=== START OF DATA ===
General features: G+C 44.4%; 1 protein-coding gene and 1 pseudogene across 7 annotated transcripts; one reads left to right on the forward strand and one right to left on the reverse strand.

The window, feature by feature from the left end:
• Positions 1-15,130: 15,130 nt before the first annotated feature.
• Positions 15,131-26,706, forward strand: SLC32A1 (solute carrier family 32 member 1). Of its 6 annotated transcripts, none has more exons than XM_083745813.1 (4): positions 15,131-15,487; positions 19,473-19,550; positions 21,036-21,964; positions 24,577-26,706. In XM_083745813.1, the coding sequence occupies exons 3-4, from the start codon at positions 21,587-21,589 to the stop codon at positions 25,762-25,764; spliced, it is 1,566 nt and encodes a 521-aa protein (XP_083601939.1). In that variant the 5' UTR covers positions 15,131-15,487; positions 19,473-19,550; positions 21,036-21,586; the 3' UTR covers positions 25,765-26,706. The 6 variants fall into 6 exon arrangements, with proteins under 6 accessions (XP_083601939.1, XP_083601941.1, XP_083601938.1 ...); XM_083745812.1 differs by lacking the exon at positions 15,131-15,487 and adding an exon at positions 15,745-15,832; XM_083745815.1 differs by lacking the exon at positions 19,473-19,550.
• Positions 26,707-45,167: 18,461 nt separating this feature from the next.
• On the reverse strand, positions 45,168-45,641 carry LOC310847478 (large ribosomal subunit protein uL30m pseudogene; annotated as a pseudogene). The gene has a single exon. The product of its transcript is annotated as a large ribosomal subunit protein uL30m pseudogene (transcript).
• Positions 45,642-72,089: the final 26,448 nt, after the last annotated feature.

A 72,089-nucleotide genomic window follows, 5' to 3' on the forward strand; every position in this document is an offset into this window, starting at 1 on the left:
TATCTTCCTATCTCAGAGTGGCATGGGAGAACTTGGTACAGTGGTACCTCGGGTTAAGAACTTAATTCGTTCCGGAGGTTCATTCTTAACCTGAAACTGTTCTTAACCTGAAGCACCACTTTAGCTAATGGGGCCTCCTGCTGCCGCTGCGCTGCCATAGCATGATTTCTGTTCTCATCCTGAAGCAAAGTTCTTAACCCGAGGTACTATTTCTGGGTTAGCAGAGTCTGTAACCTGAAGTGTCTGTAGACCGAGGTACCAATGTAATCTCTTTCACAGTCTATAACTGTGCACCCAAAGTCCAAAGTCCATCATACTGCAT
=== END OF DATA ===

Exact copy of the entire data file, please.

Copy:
General features: G+C 44.4%; 1 protein-coding gene and 1 pseudogene across 7 annotated transcripts; one reads left to right on the forward strand and one right to left on the reverse strand.

The window, feature by feature from the left end:
• Positions 1-15,130: 15,130 nt before the first annotated feature.
• Positions 15,131-26,706, forward strand: SLC32A1 (solute carrier family 32 member 1). Of its 6 annotated transcripts, none has more exons than XM_083745813.1 (4): positions 15,131-15,487; positions 19,473-19,550; positions 21,036-21,964; positions 24,577-26,706. In XM_083745813.1, the coding sequence occupies exons 3-4, from the start codon at positions 21,587-21,589 to the stop codon at positions 25,762-25,764; spliced, it is 1,566 nt and encodes a 521-aa protein (XP_083601939.1). In that variant the 5' UTR covers positions 15,131-15,487; positions 19,473-19,550; positions 21,036-21,586; the 3' UTR covers positions 25,765-26,706. The 6 variants fall into 6 exon arrangements, with proteins under 6 accessions (XP_083601939.1, XP_083601941.1, XP_083601938.1 ...); XM_083745812.1 differs by lacking the exon at positions 15,131-15,487 and adding an exon at positions 15,745-15,832; XM_083745815.1 differs by lacking the exon at positions 19,473-19,550.
• Positions 26,707-45,167: 18,461 nt separating this feature from the next.
• On the reverse strand, positions 45,168-45,641 carry LOC310847478 (large ribosomal subunit protein uL30m pseudogene; annotated as a pseudogene). The gene has a single exon. The product of its transcript is annotated as a large ribosomal subunit protein uL30m pseudogene (transcript).
• Positions 45,642-72,089: the final 26,448 nt, after the last annotated feature.

A 72,089-nucleotide genomic window follows, 5' to 3' on the forward strand; every position in this document is an offset into this window, starting at 1 on the left:
TATCTTCCTATCTCAGAGTGGCATGGGAGAACTTGGTACAGTGGTACCTCGGGTTAAGAACTTAATTCGTTCCGGAGGTTCATTCTTAACCTGAAACTGTTCTTAACCTGAAGCACCACTTTAGCTAATGGGGCCTCCTGCTGCCGCTGCGCTGCCATAGCATGATTTCTGTTCTCATCCTGAAGCAAAGTTCTTAACCCGAGGTACTATTTCTGGGTTAGCAGAGTCTGTAACCTGAAGTGTCTGTAGACCGAGGTACCAATGTAATCTCTTTCACAGTCTATAACTGTGCACCCAAAGTCCAAAGTCCATCATACTGCAT